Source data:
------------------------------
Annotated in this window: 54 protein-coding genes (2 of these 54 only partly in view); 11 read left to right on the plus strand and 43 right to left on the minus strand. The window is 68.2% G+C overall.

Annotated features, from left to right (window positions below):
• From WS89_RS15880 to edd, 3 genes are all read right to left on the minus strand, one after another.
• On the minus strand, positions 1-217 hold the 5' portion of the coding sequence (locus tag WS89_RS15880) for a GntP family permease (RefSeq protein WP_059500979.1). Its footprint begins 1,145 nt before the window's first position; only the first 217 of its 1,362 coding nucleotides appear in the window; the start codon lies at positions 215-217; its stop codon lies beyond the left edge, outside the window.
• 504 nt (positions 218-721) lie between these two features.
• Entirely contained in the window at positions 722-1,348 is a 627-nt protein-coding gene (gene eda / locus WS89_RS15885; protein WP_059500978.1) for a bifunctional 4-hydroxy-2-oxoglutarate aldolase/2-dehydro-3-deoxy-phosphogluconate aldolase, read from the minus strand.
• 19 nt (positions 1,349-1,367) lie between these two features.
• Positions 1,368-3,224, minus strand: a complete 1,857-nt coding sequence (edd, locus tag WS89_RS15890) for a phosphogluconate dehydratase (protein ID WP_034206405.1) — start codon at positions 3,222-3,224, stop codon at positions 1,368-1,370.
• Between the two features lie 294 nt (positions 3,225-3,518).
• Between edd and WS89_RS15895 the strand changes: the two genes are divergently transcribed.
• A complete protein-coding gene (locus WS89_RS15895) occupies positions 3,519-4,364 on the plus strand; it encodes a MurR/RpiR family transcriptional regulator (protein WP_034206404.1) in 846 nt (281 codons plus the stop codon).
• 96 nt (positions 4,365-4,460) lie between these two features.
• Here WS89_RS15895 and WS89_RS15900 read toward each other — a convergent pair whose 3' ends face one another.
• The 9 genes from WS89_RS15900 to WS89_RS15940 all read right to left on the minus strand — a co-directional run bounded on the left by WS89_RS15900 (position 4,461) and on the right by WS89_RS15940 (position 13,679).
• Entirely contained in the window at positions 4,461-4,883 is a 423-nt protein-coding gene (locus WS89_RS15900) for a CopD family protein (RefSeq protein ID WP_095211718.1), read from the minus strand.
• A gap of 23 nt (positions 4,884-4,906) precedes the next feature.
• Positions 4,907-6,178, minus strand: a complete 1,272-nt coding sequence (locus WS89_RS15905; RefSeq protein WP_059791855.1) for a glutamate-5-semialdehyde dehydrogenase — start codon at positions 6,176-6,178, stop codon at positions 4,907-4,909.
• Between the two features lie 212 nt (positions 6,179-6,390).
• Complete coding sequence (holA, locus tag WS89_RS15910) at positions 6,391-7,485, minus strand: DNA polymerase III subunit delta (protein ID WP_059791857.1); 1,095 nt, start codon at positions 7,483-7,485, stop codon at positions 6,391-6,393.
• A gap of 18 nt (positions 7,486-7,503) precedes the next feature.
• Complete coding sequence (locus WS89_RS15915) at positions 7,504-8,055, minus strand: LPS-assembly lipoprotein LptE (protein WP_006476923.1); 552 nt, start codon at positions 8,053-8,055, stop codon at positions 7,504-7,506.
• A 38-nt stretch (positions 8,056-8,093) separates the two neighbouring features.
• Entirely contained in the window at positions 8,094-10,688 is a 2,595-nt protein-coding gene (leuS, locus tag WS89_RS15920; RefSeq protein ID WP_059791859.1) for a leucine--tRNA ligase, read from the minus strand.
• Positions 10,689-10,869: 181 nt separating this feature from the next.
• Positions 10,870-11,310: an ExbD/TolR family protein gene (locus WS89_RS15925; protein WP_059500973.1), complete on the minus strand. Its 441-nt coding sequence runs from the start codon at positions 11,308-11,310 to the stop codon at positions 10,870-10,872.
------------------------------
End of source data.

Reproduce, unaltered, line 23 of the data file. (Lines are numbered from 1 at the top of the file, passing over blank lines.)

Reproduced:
• Entirely contained in the window at positions 8,094-10,688 is a 2,595-nt protein-coding gene (leuS, locus tag WS89_RS15920; RefSeq protein ID WP_059791859.1) for a leucine--tRNA ligase, read from the minus strand.